To motivate people to do personal or family preparation for a long-term emergency, SimplyPrepare.Org is sponsoring a contest in February of 2020. You can use this contest to dramatically increase your preparedness and resilience for nearly any disaster or catastrophe! Three $100 prizes will be awarded to the three persons who prepared the most and who informed people they personally know about the need for preparation, and how to prepare.
Registration Deadline: Midnight on Feb 28th. So you can register today and get started becoming more prepared!
There are two ways to register: Either email email@example.com with the subject line “new contest participant” or text Tim at 412-390-4675 and start the text with: new contest participant. In the text tell me your name or screen name (what you’d like me to call you.) I will respond to confirm your participation. If you plan to use both email and text, make sure to give me your full contact information so I don’t get confused by three people named Brandon or four people named Jessie.
Participation requirements: You must make four brief weekly reports of what you’ve done, either by text or email. This helps you stay focused on practical efforts. You can be no more than a day early or two days later for your four reports (based on the date you register.)
What counts towards winning: 1. Reading sections of the website or the Preparation Guide (either the 2017 version or the 2020 version when published) 2. Buying supplies or equipment that will better enable you to survive a long-term crisis [Note: If you have very little money to spend, see the option at the bottom of this page.] 3. Learning how to use the new equipment or testing it out. 4. Organizing equipment or materials you already have 5. Adapting what you have or creating do-it-yourself survival materials (for people on budgets.) 6. Informing people who you know personally about the vulnerability of the grid 7. Informing them of the resources on this website and encouraging them to use these resources. 8. Useful feedback and suggestions on improving the website or program.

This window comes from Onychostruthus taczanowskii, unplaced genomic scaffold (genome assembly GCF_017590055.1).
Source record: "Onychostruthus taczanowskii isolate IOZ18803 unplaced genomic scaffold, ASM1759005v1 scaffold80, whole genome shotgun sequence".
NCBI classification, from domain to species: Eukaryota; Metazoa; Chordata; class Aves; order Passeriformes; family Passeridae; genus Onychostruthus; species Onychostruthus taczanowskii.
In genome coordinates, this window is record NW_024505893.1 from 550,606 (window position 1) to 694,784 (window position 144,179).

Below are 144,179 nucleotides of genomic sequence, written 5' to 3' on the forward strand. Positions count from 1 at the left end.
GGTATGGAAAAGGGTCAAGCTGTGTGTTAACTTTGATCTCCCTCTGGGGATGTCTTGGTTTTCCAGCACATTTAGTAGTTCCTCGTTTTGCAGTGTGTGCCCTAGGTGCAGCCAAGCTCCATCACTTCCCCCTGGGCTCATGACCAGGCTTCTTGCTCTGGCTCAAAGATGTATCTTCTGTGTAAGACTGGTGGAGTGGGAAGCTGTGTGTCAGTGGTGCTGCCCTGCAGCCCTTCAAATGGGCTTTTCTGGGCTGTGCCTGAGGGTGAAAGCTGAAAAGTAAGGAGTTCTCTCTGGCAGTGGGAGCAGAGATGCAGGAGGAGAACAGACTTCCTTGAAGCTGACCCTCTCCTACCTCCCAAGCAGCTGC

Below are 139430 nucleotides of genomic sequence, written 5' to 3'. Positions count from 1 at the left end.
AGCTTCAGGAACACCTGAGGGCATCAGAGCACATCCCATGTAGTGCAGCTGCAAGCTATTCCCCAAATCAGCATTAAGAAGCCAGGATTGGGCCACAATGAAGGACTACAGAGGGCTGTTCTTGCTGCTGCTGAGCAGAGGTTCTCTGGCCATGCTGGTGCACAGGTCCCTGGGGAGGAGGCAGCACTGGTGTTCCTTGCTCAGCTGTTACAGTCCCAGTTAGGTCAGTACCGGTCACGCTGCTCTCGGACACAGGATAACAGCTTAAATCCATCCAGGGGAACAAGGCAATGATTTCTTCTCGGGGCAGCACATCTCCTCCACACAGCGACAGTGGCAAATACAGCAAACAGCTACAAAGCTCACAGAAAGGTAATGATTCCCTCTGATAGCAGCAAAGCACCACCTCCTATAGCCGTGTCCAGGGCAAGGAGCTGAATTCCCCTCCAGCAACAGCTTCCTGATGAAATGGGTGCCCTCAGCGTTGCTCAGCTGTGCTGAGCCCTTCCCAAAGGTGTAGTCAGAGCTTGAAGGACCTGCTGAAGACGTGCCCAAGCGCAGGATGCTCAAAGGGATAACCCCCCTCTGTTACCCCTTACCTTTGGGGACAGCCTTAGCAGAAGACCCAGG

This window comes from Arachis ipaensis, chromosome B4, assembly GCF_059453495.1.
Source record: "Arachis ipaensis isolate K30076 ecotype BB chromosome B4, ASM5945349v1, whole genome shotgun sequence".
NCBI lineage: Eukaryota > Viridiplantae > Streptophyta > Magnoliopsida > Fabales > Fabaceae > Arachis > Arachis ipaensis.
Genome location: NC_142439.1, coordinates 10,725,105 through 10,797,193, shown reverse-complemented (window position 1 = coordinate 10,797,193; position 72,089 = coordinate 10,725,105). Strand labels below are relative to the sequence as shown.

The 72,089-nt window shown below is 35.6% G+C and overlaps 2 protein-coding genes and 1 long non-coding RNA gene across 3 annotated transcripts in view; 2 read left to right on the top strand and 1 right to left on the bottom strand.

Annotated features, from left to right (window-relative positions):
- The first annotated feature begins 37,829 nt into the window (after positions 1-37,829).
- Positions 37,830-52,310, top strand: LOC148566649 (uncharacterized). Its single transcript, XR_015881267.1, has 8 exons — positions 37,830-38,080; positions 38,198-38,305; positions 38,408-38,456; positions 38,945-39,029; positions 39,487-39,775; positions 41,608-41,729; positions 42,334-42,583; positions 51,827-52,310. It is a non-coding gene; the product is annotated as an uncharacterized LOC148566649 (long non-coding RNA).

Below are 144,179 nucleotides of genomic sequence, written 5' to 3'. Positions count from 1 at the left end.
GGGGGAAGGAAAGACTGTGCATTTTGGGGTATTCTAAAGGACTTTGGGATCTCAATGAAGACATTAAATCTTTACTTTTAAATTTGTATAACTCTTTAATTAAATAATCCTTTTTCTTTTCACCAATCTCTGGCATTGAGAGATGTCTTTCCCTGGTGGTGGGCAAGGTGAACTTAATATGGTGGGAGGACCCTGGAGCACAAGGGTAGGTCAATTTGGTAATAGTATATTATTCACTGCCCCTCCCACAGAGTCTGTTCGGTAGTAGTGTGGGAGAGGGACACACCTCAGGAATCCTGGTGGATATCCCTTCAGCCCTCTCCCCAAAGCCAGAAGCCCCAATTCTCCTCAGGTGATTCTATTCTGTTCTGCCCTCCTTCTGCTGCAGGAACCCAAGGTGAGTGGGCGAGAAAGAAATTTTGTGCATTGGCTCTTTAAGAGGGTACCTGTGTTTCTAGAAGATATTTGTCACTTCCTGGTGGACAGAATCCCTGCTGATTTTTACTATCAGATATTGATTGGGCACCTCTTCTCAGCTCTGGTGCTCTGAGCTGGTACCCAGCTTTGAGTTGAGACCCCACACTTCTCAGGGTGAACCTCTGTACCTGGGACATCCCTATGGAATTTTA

What DOESN’T count toward winning: 1. Preparation that you’ve done before the day that you register for the contest. [I’m glad that you’ve prepared some or a lot, but I can’t give credit toward winning.] 2. Anything that you’ve done after midnight on the 28th day of your participation. [I encourage everyone to keep learning, however!] 3. Watching endless videos on prepping or emergency preparation. 4. Informing people about the problem who you barely know or don’t know. [For this issue it’s generally more productive to talk to people who already know you and have some respect for you, rather than strangers. You will want to follow-up to make sure they are not becoming overwhelmed or fearful.] 5. Total hours. It’s more important to have useful accomplishments. For instance, some people might spend an hour shopping for the perfect water purification system, while someone else might have purchased three essential things in that time. 6. Total money spent.
Validation of “semi-finalists.” I will contact the top participants to validate that they really did much of what they claimed to have done. My immediate family members and close friends cannot win the monetary prizes.
Announcing the winners: Winners will be announced on the website in early April. Because I encourage people to keep their preparation secret or almost secret, I will not publish names at that time. However I will describe their noteworthy efforts. Andrew McKeon of the Bloomfield-Garfield Corporation has agreed to certify the contest. He will be mailing out the $100 money orders.
Here are two examples of weekly reports. One has too little detail. One is about right. It’s important to be specific.
[too little detail] Tim, it’s Alice Dogcatcher. This week I read some of your website for an hour. I also bought enough food for a month, and a way to cook it all. I have a way to collect and purify water. I told three family members and two friends about your website.
[about right] Mr. Ready for Anything reporting: This week I bought a 20 pound bag of rice, and 20 pounds of lentils. I also ordered a small kerosene cooking stove and bought five gallons of kerosene. I bought an extra trashcan to collect water from the roof, and have a saw if I need to cut one of the aluminum downspouts. I did text five out-of-town friends to tell them that I was getting serious about emergency preparedness. I told them about the free Preparedness guide you wrote and offered to send it to them if they wanted it. Three said they wanted it, so I emailed it to them.
OPTION FOR PEOPLE WITH VERY LITTLE MONEY: If you have almost no extra money, you can do four things: 1. Inform people (friends and neighbors who you know well, who would become your safety net in a crisis.) In a sense, you’d be helping them survive by urging them to prepare, and later they’d likely return the favor. 2. Inform and educate local nonprofits and nearby places of worship, so that they could also become part of your safety net. 3. Become an expert in urban survival know-how, so that your knowledge makes you almost indispensable in a long-term disaster. 4. Do even more economizing and budgeting so that you can afford at least a few weeks of supplies. — These things can count toward winning the $100 if you don’t have money to do normal preparation.